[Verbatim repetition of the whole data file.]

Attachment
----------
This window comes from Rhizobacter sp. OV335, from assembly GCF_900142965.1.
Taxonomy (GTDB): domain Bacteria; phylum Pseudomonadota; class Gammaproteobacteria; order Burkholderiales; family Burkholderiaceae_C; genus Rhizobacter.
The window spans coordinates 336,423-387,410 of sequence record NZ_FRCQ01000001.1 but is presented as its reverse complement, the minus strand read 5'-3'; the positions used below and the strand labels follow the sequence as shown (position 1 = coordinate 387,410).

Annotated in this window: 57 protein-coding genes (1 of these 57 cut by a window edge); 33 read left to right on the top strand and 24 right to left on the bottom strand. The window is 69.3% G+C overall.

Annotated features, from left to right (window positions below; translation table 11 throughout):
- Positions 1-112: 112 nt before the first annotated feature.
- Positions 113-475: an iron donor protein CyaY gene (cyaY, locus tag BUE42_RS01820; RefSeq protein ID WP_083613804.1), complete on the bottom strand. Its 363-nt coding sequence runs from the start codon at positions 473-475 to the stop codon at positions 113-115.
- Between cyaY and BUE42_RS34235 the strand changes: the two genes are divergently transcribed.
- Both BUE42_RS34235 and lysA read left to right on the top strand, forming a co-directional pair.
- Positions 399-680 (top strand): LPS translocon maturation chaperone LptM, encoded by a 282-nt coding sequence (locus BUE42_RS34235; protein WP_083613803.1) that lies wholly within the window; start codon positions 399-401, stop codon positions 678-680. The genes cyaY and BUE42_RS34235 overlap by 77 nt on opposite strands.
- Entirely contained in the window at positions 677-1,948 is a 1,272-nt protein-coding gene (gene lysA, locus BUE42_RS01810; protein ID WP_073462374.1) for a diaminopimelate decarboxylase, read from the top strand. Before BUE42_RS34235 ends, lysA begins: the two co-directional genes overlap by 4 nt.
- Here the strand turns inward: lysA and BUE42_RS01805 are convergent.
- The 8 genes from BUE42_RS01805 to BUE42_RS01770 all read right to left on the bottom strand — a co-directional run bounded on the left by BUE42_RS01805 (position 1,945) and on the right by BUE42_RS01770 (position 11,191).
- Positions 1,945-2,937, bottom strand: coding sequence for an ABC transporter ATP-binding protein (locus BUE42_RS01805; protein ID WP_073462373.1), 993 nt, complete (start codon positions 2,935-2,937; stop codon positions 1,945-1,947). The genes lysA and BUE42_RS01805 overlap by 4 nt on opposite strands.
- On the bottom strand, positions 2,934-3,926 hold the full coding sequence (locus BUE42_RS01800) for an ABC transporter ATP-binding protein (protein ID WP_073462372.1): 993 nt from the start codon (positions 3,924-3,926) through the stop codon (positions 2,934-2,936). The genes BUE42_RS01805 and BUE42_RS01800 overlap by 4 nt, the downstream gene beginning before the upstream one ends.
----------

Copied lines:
This window comes from Rhizobacter sp. OV335, from assembly GCF_900142965.1.
Taxonomy (GTDB): domain Bacteria; phylum Pseudomonadota; class Gammaproteobacteria; order Burkholderiales; family Burkholderiaceae_C; genus Rhizobacter.
The window spans coordinates 336,423-387,410 of sequence record NZ_FRCQ01000001.1 but is presented as its reverse complement, the minus strand read 5'-3'; the positions used below and the strand labels follow the sequence as shown (position 1 = coordinate 387,410).

Annotated in this window: 57 protein-coding genes (1 of these 57 cut by a window edge); 33 read left to right on the top strand and 24 right to left on the bottom strand. The window is 69.3% G+C overall.

Annotated features, from left to right (window positions below; translation table 11 throughout):
- Positions 1-112: 112 nt before the first annotated feature.
- Positions 113-475: an iron donor protein CyaY gene (cyaY, locus tag BUE42_RS01820; RefSeq protein ID WP_083613804.1), complete on the bottom strand. Its 363-nt coding sequence runs from the start codon at positions 473-475 to the stop codon at positions 113-115.
- Between cyaY and BUE42_RS34235 the strand changes: the two genes are divergently transcribed.
- Both BUE42_RS34235 and lysA read left to right on the top strand, forming a co-directional pair.
- Positions 399-680 (top strand): LPS translocon maturation chaperone LptM, encoded by a 282-nt coding sequence (locus BUE42_RS34235; protein WP_083613803.1) that lies wholly within the window; start codon positions 399-401, stop codon positions 678-680. The genes cyaY and BUE42_RS34235 overlap by 77 nt on opposite strands.
- Entirely contained in the window at positions 677-1,948 is a 1,272-nt protein-coding gene (gene lysA, locus BUE42_RS01810; protein ID WP_073462374.1) for a diaminopimelate decarboxylase, read from the top strand. Before BUE42_RS34235 ends, lysA begins: the two co-directional genes overlap by 4 nt.
- Here the strand turns inward: lysA and BUE42_RS01805 are convergent.
- The 8 genes from BUE42_RS01805 to BUE42_RS01770 all read right to left on the bottom strand — a co-directional run bounded on the left by BUE42_RS01805 (position 1,945) and on the right by BUE42_RS01770 (position 11,191).
- Positions 1,945-2,937, bottom strand: coding sequence for an ABC transporter ATP-binding protein (locus BUE42_RS01805; protein ID WP_073462373.1), 993 nt, complete (start codon positions 2,935-2,937; stop codon positions 1,945-1,947). The genes lysA and BUE42_RS01805 overlap by 4 nt on opposite strands.
- On the bottom strand, positions 2,934-3,926 hold the full coding sequence (locus BUE42_RS01800) for an ABC transporter ATP-binding protein (protein ID WP_073462372.1): 993 nt from the start codon (positions 3,924-3,926) through the stop codon (positions 2,934-2,936). The genes BUE42_RS01805 and BUE42_RS01800 overlap by 4 nt, the downstream gene beginning before the upstream one ends.